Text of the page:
For the live performance, on the technical side, I will have a reduced set, a computer, a controller, a filter. I want to be able to detach myself from the control tower so that I can express myself physically. Ideally, I would like to adapt certain melodies by two experienced singers who would improvise during the live set and respond to each other face-to-face to give more body and more life to the music.

Can you tell us a bit about your background in music?

I’m a dancer out of the conservatory. I became a professional and then a choreographer. The music is for me at the same time a space and a partner. Now I try to make my music in a way that it can become a staged or choreographed body. My musical formation is fundamentally about such inversions and learning in strange ways.

Thanks, Morgan. For still more work from him:

The past film from the same collaborative team above:




The post Premiere: Spell Drops music video is flowing, organic electronic poetry appeared first on CDM Create Digital Music.

Mammut is free software that does completely insane things to sounds

Delivered... Peter Kirn | Scene | Tue 27 Feb 2018 4:25 pm

From the darkest arts in auditory alchemy, you can find gems like Mammut, a free tool that will utterly mangle digital audio into forms beautiful and chaotic.

And I mean really weird. From producing eerie, smeared convolutions of files to manipulating the spectrum of a sound in ways that are actually unlistenable (as in, they cause excruciating pain), Mammut is delightfully un-commercial and totally unpredictable.

Here’s how this all started. Last week, I noticed that popular time stretching algorithm PaulStretch had found its way into a convenient plug-in form for Mac and Windows. That opened the floodgates to lots of discussion of where to find similar tools.

If you want PaulStretch, it’s worth checking out the original, or the version now baked into free sound editor Audacity:


More tools also came up with Soundhack. As creator Tom Erbe wrote me (after I mentioned I loved his software for doing convolution all the way back to the mid 90s), he mentioned:

“++spiralstretch does a pvoc stretch on realtime incoming sound with up to 8 overlapping “stretchers”. also does granular stretching for a less spectral sound. (shameless plug)”


Mammut represents a different path to strange noises. You know you’re in for something out of the ordinary from the moment you launch it, and are treated to a woodcut of a woolly mammoth and some braying animal noises and … wind … or something. Then, with that dizzying animation looping in the background, you load a sound. You’re then able to directly manipulate the spectrum of the sound, via a seemingly random assortment of tabs with different functions. These have descriptions that range from detailed and useful to glib to … tabs that have no explanation at all, or one that says “Rather useless.”

Okay, then!

There’s some beautiful stuff in there. In addition to being able to edit a spectrum directly, you can apply more beautiful time stretching and features like convolution, which combines audio waveforms by spectra.

And there’s undo/redo, too, accessed by up and down arrows in the middle of the interface, so you can back out of decisions that just screwed up the sound. (Those you’ll find pretty readily!)

As the creators describe it:

Mammut is a rather unpredictable program, and the user must get used to letting go of control over the time axis. The sounding results are often surprising and exciting. Mammut is also ideal for common operations such as filtering, spectrum shift and convolution and it provides an optimal performance.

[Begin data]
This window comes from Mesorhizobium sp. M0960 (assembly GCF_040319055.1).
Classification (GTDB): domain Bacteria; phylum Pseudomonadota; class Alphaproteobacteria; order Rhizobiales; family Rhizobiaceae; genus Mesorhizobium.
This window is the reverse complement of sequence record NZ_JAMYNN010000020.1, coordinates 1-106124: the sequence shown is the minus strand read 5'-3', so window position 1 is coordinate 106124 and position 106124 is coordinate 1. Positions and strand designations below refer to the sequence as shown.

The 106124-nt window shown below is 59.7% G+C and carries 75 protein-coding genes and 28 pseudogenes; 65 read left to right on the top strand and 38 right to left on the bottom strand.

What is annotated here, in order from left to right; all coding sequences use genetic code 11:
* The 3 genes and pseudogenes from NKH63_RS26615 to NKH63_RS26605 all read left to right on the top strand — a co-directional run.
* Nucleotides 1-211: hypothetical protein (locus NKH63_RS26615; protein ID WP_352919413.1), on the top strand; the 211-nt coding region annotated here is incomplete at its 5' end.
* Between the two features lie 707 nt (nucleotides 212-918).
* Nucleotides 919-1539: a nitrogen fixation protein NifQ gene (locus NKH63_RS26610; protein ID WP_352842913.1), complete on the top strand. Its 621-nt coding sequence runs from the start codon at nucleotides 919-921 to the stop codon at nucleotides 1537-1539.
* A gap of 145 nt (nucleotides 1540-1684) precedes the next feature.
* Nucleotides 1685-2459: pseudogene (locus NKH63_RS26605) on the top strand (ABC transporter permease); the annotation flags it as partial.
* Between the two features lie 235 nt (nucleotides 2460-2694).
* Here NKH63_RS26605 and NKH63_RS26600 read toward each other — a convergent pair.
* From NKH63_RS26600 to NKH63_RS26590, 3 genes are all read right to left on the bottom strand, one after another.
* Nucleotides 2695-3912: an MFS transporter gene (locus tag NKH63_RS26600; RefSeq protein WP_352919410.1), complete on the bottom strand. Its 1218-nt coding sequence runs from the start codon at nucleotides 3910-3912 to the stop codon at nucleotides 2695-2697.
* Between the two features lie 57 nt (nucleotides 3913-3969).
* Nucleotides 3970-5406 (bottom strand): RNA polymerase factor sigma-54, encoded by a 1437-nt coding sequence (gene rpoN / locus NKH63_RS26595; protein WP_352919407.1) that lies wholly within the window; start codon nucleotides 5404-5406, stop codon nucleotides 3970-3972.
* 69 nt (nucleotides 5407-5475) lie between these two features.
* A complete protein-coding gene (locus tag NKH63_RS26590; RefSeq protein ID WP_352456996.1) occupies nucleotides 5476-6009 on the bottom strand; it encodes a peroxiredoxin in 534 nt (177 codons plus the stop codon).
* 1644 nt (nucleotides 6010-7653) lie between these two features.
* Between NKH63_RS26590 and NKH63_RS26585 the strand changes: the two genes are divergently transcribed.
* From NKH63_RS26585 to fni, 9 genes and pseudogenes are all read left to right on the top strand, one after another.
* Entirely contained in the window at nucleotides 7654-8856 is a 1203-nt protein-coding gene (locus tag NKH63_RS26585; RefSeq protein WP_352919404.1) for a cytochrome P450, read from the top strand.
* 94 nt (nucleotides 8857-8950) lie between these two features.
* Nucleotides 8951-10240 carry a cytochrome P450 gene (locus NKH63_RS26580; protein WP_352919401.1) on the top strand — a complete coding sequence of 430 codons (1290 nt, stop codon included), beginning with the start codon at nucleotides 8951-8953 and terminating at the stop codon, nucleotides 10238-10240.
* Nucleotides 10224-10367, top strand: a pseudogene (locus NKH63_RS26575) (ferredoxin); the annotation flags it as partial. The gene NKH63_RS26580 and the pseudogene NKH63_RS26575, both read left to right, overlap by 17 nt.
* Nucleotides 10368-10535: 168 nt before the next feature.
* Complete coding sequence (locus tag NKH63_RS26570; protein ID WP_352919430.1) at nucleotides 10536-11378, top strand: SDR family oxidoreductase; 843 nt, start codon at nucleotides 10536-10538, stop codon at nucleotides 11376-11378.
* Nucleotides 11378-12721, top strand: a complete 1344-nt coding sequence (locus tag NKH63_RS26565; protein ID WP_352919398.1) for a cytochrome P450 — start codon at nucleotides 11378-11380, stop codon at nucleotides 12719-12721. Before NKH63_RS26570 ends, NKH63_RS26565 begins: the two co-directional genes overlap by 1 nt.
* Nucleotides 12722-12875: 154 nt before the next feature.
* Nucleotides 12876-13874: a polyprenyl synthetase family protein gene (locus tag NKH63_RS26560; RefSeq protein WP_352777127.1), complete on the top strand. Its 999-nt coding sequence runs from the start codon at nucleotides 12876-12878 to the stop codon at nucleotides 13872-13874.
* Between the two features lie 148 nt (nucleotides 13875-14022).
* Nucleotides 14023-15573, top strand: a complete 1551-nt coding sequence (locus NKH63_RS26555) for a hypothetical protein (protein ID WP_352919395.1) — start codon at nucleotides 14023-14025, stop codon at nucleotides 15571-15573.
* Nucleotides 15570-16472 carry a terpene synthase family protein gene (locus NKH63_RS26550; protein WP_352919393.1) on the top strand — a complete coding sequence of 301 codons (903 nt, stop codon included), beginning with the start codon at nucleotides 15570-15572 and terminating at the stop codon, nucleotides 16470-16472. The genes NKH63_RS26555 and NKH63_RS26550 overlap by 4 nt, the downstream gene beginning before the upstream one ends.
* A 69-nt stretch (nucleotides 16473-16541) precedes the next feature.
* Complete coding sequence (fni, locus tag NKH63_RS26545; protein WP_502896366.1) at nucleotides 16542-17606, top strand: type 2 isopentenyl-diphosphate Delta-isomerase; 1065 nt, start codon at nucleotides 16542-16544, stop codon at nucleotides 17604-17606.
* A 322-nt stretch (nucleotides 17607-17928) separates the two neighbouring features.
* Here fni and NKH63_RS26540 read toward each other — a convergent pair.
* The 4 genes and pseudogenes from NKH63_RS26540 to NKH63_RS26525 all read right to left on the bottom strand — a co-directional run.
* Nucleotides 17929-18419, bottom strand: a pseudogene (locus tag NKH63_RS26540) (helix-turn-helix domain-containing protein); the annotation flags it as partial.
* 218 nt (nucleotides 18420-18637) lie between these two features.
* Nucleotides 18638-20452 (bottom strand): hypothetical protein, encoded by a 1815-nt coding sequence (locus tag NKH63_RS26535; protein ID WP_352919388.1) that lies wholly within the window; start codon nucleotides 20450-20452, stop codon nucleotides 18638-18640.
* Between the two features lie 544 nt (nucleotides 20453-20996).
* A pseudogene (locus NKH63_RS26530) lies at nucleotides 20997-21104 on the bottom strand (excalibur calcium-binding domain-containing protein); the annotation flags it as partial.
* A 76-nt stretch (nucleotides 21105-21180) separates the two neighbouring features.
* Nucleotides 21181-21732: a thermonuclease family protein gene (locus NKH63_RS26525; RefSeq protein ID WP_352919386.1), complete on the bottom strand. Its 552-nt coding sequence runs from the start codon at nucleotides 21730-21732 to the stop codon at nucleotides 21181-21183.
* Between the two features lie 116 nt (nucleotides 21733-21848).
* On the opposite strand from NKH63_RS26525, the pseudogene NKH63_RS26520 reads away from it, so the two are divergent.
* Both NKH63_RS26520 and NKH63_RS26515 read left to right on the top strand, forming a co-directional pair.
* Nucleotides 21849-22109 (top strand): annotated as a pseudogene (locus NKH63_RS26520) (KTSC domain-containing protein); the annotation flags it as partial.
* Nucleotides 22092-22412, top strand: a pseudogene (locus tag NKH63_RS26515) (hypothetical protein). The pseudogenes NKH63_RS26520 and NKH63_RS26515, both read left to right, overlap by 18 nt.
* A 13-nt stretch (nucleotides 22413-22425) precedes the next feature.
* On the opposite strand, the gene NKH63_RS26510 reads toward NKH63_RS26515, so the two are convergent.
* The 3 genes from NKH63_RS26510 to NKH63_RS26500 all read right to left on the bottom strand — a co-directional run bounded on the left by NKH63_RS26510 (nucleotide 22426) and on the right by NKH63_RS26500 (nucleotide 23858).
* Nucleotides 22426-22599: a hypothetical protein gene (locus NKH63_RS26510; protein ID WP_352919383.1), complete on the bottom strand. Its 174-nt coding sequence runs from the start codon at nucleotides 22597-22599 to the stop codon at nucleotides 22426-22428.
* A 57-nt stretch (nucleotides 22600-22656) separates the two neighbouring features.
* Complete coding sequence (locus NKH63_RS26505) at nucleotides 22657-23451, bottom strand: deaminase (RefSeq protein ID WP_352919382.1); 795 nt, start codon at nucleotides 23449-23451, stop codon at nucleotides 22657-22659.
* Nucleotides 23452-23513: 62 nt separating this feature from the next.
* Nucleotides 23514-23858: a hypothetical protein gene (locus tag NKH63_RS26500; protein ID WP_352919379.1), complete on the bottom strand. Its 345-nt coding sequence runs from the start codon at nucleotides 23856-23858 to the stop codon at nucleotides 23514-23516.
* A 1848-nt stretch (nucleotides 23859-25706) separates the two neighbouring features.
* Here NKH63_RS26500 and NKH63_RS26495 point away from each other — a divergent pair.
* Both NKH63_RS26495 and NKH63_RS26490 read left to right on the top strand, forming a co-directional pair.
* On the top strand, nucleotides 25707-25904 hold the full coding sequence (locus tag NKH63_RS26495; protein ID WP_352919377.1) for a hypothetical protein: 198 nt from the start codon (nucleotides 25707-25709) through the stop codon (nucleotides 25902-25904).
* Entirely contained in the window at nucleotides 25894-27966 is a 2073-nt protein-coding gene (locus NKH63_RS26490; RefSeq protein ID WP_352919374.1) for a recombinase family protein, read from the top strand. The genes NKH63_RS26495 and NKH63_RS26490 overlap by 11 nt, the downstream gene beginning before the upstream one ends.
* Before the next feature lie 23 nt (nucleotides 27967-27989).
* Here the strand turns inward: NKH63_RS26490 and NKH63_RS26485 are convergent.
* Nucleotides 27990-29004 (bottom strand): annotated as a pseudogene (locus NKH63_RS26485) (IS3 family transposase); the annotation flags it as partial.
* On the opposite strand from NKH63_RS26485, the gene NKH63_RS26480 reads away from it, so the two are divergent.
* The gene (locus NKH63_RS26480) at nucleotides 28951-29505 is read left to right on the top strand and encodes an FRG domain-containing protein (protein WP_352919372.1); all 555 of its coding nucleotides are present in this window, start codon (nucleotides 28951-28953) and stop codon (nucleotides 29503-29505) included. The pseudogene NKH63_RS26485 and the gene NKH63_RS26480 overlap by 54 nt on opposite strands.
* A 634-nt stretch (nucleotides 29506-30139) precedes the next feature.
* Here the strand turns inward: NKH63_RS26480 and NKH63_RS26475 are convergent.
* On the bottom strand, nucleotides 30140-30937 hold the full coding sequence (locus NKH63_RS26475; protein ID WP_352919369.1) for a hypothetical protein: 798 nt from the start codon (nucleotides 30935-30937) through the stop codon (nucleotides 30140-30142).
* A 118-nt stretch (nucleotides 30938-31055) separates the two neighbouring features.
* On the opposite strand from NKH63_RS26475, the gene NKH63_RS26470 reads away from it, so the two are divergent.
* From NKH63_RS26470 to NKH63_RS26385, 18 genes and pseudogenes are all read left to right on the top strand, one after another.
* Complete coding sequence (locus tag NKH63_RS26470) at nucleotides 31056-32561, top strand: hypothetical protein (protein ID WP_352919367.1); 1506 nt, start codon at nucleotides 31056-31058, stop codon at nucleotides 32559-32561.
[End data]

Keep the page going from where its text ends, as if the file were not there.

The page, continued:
Mammut is old software, from pre-2007, but thanks to being built in the free JUCE environment still compiles and runs nicely. It’s a project of Notam, the electronic art research center in Oslo, and developed by Øyvind Hammer, with a UI by Kjetil Matheussen.

The “mammoth” reference is because it takes the FFT of the whole sound file at once instead of using windows / chunks of the sound. While the results here are radical, similar techniques find more practical applications – like building a smooth waveform pad synth.

Anyway, I suspect you can from here go down either a link hole looking at that research and the engineering side, or get lost playing with sounds.


I wound up making sounds with it, including convolutions of other productions I was working on, and assembled a track:

In honor of Mammut, I think it’s also only appropriate to paste in this film – enjoy!

Thanks to Jhh Löwengard for the tip!

The post Mammut is free software that does completely insane things to sounds appeared first on CDM Create Digital Music.

Madonna and Grimes lay bare cost of creative freedom for female artists

Delivered... Laura Snapes | Scene | Tue 27 Feb 2018 1:03 pm

Laments from the two stars show that an industry quick to sell the idea of female independence is far less keen to support it

The buried Instagram comment and hastily deleted tweet have become a kind of desperate cri de career for female artists who have founded professional lives on on bold statements. This weekend, both Madonna and Grimes used Instagram’s comments section to express their frustration with how their respective teams were handling their new material.

On Saturday Madonna’s manager, Guy Oseary, posted a glowing tribute to Madonna’s album Ray of Light on its 20th anniversary: “Love this woman. Love this album,” he wrote. Deep down the comments thread were two contributions from the artist herself. “Can you help me now please!! ” read the first, followed by a pointed addendum that referenced her work with William Orbit on the album. “Remember when I made records with other artists from beginning to end and I was allowed to be a visionary and not have to go to song writing camps where no one can sit still for more than 15 minutes … coming soon”

‼️ pic.twitter.com/dSO14vElnW

Related: Grimes: 'In my life, I'm a lot more weird than this'